Are we employing the most efficient learning tools to help today’s clinicians and organisations combat covid-19?

No doubt in the future there will be an intensive review of what happened and what we learned from the covid-19 pandemic, but what about right now? Are we employing, in real time, the most efficient and effective learning tools to help today’s clinicians, organizations, and governments as the pandemic unfolds?  In late December 2019, Li Wenliang, a 34-year old ophthalmologist who worked at a hospital in Wuhan, China, noticed a cluster of cases of a flu-like illness that reminded him of the SARS virus that sprang up in China in 2003. [1] In a move that likely saved many health workers lives, he sent a message to fellow clinicians via a group chat, urging them to don protective gear. By the time of his death from covid-19 in early February, the virus had spread to 25 countries. Wenliang’s brave act of rapidly communicating his observations and advice to a network of colleagues using social media presaged a global wave of unprecedented rapid knowledge sharing that may change how we think about learning in the future.

As traditional knowledge management systems—a time-consuming process of dissemination in journals or conferences—ground to a halt, methods for widely distributed, fast-paced, real-time learning and dissemination more suited to a pandemic response have become dominant. Clinical trials are being conducted, reviewed and disseminated over days and weeks with a resulting explosion of new knowledge; over 9000 peer-reviewed papers were published on covid-19 in the last four months. [2,3] An unprecedented increase in non-peer-reviewed publications has fast-tracked promising new ideas and treatments, but also raised concerns about information quality. [4] Clinical communities, especially those most affected, used open-source methods to access the wisdom of their colleagues across countries and continents, learning from each other and updating guidelines.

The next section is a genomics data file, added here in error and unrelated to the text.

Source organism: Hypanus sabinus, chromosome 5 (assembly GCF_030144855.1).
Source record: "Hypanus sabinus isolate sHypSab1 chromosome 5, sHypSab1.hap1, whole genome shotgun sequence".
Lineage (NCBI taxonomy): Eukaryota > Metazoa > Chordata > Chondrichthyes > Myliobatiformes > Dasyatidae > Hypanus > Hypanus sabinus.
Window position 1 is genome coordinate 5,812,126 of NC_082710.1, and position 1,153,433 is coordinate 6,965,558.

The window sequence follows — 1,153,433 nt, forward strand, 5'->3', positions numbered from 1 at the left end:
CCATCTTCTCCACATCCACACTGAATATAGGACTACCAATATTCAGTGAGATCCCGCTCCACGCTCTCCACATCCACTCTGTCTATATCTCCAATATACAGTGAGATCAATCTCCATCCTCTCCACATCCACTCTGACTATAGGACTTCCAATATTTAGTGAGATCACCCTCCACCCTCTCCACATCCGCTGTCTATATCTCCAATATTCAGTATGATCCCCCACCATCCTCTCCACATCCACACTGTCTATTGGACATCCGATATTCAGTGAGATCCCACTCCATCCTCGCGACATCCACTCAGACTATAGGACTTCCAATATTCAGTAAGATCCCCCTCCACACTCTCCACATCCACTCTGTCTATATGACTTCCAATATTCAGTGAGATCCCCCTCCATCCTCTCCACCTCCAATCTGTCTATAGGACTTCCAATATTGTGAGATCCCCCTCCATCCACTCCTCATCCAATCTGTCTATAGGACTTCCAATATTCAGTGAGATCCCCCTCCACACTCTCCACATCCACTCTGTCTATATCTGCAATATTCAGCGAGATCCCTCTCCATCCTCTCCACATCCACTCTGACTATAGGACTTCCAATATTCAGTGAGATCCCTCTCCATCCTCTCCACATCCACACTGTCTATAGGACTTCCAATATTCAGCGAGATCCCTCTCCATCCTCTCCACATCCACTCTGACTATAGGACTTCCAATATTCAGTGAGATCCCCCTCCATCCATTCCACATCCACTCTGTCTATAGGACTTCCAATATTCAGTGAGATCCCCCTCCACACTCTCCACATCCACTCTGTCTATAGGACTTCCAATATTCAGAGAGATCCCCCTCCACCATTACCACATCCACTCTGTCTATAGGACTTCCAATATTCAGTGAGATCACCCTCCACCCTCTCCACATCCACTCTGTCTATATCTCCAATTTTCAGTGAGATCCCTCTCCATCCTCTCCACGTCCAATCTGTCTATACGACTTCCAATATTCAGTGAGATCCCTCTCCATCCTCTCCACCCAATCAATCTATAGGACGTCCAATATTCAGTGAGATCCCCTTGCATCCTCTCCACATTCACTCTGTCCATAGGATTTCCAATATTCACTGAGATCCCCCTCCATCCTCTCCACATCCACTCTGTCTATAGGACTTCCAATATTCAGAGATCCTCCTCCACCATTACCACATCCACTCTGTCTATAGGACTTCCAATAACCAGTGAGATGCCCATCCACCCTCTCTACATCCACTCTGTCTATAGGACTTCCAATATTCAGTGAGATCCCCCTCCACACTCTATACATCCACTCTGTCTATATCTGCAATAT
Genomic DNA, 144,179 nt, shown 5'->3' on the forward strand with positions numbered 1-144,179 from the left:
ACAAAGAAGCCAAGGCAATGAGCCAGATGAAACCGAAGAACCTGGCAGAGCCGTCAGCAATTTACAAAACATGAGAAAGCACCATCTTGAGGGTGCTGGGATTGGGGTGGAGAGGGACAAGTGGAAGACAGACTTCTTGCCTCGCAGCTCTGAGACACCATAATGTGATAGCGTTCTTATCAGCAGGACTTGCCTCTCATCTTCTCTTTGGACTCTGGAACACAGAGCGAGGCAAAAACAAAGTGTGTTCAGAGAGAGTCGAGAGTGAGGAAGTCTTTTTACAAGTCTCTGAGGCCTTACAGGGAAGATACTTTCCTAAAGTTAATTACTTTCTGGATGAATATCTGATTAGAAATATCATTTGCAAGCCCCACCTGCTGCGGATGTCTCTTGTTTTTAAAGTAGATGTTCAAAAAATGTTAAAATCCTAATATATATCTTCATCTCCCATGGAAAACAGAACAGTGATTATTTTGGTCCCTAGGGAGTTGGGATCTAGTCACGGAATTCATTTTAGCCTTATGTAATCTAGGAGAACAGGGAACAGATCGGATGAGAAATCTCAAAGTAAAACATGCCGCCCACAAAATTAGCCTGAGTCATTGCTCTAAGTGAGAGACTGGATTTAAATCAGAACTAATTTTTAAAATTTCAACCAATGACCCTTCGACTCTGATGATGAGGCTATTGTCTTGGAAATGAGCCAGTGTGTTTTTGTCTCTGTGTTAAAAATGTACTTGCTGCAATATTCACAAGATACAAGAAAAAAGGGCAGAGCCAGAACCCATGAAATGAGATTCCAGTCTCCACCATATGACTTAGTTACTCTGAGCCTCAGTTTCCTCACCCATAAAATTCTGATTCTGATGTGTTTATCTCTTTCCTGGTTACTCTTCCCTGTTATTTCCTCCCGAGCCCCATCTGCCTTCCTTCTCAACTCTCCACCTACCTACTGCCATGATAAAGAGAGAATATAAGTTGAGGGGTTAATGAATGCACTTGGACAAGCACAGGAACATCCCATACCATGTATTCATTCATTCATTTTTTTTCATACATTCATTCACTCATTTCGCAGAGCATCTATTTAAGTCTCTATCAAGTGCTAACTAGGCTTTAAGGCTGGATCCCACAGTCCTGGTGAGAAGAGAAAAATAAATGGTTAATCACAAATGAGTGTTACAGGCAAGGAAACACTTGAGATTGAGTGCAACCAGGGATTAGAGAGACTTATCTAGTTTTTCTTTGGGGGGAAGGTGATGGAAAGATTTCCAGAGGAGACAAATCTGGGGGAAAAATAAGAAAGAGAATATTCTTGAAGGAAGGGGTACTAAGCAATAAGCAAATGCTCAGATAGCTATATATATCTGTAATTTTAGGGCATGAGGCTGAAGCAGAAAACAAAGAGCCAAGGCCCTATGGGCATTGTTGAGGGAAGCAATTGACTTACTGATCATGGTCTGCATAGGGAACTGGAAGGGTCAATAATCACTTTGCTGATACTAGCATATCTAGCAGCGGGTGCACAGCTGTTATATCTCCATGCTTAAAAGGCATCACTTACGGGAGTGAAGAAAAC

Some countries in which the epidemic curve is lagging by even a month or two are already harvesting lessons and applying them quickly. African countries have swiftly closed borders and restricted movement, buying time to stock up on supplies, get infrastructure in place and better prepare staff for the expected surge in hospital admissions in the months ahead. In the US, the Institute for Healthcare Improvement’s Leadership Alliance—a learning network of 55 healthcare systems—very early on began to trade operational and clinical insights in discussions that were facilitated by existing trusted relationships within the network. Within minutes of posting a query, people in the network could respond with their approach to the issue at hand.  Where evidence isn’t present, group process sets the prevailing norms and standards. At Addenbrookes Hospital, UK, teams are condensing into days a process for developing standard operating processes that that typically takes months. [5] In response to ongoing amendments of national guidance, teams are quickly mapping safe workflows, formulating new designs, iterating on those new designs through rapid frontline testing, and then deploying new effective standard processes across the system. These nimble approaches are enabled by leaders who value and promote frontline learning about the relative effectiveness of non-pharmacologic, operational, and public health interventions for the covid-19 response.